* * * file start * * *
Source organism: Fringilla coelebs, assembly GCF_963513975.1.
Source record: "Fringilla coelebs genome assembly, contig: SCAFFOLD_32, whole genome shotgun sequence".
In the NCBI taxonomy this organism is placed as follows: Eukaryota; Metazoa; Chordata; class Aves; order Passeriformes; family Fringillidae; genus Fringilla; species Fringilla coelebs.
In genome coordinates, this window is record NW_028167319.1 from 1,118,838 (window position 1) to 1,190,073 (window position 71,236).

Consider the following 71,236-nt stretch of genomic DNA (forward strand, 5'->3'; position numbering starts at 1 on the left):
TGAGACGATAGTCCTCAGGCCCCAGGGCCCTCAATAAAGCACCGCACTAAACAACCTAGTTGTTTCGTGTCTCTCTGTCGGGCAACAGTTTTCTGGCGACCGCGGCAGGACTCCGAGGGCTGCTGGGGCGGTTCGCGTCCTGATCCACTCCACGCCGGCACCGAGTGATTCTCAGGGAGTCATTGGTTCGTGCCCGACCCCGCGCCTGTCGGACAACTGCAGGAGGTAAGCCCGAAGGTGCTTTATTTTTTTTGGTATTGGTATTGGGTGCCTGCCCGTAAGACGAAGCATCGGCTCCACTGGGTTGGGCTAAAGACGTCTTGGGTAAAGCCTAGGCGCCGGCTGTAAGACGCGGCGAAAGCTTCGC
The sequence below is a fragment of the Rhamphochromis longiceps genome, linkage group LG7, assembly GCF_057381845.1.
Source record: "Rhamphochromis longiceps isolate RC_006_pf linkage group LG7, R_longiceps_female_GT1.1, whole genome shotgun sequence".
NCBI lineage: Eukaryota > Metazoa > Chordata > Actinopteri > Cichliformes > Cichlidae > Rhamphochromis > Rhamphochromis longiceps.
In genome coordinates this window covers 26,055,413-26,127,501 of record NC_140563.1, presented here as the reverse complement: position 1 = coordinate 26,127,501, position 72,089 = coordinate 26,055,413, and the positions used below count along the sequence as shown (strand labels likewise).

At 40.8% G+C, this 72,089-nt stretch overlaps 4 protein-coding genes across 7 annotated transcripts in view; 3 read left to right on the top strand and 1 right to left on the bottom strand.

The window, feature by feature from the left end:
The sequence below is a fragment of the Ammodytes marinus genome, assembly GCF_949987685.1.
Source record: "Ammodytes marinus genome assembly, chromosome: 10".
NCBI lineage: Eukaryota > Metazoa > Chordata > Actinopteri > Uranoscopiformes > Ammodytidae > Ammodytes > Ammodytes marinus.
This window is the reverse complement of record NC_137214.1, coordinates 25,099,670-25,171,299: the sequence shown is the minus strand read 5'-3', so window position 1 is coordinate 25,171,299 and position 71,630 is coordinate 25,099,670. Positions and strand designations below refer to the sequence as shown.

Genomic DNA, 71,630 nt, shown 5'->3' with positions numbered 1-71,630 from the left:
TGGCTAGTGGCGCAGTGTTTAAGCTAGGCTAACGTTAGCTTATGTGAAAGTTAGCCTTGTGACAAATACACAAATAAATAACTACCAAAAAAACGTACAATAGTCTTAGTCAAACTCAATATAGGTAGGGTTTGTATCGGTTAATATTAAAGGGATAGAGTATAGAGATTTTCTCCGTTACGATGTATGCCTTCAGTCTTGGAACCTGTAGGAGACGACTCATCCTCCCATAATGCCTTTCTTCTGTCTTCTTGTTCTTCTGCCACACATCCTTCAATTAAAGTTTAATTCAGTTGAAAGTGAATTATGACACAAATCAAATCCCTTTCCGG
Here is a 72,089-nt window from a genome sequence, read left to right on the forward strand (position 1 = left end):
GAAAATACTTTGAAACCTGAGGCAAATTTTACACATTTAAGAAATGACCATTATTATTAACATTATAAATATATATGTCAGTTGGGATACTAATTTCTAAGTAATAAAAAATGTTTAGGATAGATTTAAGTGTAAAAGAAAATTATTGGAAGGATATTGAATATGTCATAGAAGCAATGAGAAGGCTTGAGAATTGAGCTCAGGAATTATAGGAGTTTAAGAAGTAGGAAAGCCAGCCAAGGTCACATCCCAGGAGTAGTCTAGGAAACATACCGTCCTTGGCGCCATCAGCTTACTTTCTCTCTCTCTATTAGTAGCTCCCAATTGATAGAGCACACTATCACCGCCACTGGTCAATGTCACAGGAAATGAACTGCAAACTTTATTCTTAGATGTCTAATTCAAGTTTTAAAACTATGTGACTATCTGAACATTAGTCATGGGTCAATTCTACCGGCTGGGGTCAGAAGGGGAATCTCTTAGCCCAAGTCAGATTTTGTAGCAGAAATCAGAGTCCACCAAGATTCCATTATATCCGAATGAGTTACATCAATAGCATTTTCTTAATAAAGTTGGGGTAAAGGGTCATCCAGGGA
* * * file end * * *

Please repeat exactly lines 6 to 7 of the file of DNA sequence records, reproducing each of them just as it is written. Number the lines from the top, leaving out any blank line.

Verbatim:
TGAGACGATAGTCCTCAGGCCCCAGGGCCCTCAATAAAGCACCGCACTAAACAACCTAGTTGTTTCGTGTCTCTCTGTCGGGCAACAGTTTTCTGGCGACCGCGGCAGGACTCCGAGGGCTGCTGGGGCGGTTCGCGTCCTGATCCACTCCACGCCGGCACCGAGTGATTCTCAGGGAGTCATTGGTTCGTGCCCGACCCCGCGCCTGTCGGACAACTGCAGGAGGTAAGCCCGAAGGTGCTTTATTTTTTTTGGTATTGGTATTGGGTGCCTGCCCGTAAGACGAAGCATCGGCTCCACTGGGTTGGGCTAAAGACGTCTTGGGTAAAGCCTAGGCGCCGGCTGTAAGACGCGGCGAAAGCTTCGC
The sequence below is a fragment of the Rhamphochromis longiceps genome, linkage group LG7, assembly GCF_057381845.1.